LLC(limited liability company)

The limited liability company, or LLC, is one of the newest business types offered in the United States today. This entity type is also the most often selected by new business owners when they setup a business. There are a few reasons for this that we will go into, but in general this is done to limit risk, get tax advantages, and other structural benefits. When you setup a business in any US state, you will want to do it to gain as many tax advantages and risk mitigation benefits as possible. Read on for the LLC and see how it fits for your situation, then you can compare with the corporation.

Popular States:

History & Popularity of the LLC

The LLC was first issued by the State of Wyoming in 1977, while the first corporation was in 1347. That's about 600 years difference. So when we say that the LLC is a newer form of business entity, we are relatively speaking. In fact most people would say that the LLC is quite mature entity type, and in reality it is. So, you should feel very comfortable with filing for an LLC within your state. The state of Florida reported in 2017 that 263,000 LLCs were formed compared to just 101,000 corporations. So, you can start to see just how popular the LLC filing type is.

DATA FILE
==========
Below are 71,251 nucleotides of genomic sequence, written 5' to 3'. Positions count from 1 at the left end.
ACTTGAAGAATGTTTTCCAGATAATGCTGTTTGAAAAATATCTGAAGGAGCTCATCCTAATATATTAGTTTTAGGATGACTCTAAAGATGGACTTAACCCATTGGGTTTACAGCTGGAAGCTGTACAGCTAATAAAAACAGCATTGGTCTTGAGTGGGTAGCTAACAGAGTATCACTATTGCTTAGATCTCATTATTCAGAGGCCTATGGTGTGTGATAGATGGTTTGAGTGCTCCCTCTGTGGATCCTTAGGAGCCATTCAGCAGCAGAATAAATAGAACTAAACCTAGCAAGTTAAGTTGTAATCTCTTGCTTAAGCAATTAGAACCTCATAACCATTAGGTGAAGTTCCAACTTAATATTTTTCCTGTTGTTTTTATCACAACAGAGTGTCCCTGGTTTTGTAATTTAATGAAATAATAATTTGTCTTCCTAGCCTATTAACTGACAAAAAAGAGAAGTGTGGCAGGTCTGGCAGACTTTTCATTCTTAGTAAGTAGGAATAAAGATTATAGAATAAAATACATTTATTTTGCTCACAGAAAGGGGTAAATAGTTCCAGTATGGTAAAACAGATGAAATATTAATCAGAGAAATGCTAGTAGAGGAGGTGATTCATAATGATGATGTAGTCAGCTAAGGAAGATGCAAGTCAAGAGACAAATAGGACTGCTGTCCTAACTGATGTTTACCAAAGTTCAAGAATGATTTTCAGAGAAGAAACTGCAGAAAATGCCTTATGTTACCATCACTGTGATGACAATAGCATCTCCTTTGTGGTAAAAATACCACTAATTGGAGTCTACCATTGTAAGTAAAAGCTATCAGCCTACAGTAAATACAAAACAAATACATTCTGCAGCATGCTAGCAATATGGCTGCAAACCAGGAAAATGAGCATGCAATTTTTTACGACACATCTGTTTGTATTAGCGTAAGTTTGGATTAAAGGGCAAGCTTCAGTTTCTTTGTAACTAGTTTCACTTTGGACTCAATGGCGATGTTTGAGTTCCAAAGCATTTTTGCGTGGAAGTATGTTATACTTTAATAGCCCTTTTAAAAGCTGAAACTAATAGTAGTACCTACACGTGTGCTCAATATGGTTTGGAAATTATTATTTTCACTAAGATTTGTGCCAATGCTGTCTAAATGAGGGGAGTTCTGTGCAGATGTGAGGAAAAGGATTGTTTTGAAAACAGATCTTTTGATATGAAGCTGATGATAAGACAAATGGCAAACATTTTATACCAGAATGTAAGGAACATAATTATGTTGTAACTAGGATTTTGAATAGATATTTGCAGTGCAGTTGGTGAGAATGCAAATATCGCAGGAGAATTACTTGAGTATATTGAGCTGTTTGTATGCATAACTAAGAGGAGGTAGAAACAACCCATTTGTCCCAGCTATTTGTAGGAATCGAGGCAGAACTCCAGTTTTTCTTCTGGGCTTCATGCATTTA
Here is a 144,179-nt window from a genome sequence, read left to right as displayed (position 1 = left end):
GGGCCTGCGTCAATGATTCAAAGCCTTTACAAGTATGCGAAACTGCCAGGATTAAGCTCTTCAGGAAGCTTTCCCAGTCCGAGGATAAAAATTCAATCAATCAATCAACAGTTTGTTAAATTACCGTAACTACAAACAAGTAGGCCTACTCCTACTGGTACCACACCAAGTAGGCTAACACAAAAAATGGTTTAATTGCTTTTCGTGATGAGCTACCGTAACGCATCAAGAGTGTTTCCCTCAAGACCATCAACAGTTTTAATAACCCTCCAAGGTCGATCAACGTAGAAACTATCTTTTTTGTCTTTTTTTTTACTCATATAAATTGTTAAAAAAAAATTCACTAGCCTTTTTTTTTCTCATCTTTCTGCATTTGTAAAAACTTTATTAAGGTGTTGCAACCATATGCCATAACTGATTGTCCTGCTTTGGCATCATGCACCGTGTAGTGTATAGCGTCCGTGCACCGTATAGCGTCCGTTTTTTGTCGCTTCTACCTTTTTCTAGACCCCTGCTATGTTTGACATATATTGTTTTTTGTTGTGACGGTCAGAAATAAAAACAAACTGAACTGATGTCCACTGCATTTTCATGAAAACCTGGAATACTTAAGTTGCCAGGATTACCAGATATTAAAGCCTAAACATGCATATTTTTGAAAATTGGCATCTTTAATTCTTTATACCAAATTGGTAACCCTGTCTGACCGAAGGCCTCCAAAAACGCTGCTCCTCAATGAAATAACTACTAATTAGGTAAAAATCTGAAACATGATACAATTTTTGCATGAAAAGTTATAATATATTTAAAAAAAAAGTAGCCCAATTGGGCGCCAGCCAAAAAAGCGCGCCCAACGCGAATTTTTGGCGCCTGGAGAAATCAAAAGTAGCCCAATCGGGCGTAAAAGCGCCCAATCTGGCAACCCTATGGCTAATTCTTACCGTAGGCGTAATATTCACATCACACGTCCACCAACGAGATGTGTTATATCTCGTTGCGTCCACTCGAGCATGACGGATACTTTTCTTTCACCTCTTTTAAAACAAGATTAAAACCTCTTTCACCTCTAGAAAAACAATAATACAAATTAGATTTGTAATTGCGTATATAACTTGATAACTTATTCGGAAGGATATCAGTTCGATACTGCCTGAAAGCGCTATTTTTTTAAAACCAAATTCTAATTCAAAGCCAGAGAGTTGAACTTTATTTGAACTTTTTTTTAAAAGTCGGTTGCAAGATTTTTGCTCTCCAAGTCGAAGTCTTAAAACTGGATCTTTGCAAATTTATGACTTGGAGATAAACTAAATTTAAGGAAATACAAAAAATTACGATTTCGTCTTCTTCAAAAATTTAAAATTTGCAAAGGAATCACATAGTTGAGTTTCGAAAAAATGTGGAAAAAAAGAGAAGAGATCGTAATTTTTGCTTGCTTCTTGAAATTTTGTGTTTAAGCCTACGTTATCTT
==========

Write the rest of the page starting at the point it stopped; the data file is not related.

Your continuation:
Advantages of the LLC

There are a few important advantages that are worth mentioning. Now remember that each state has their owner corporate code & statutes, so check with each state to verify their laws. Let's discuss the issues:

1) The first item is "Limited Liability Protection".

The concept of limited liability protection is very important to all LLC owners. Limited liability protection helps the business to keep the business assets separate from the personal assets of the owners.

2) Pass Through Taxation

The benefit fo Pass Through Taxation is one that allows the LLC to pass through the income it earns directly to the tax return of the members(owners). This will help to prevent double taxation, or the issue of one income being taxed two times. Double taxation typically occurs when income is first taxed when earned by a corporation, then taxed again when distributed as a dividend. The LLC is a pass through by default, and thus cannot be subject to double taxation in the example that was provided.

3) Held by a Trust

The LLC can be placed inside of a trust, allowing for more complicated tax and estate planning. Corporations shares can also be owned by a trust, but the ability of these entities to help in estate planning can be valuable. The issue of estate planning is beyond the scope of this website, and if you need help definitely reach out to an estate attorney or CPA in your area.

Frequently Asked Questions

  1. What is an LLC?
  2. How do I form an LLC?
  3. How to form an LLC?
  4. How to Search for an LLC Name
  5. Registered Agent for an LLC
  6. What is an LLC Member?

To Manage, or Not to Manage

Just as the old phrase goes, the owners of the LLC do not need to actually manage the business. They have the option to hire outside managers. The owners don't need to do any of the daily management of the company, essentially they can be silent owners. Kinda cool that the owners can get the protections of the entity structure without being required to manage it daily.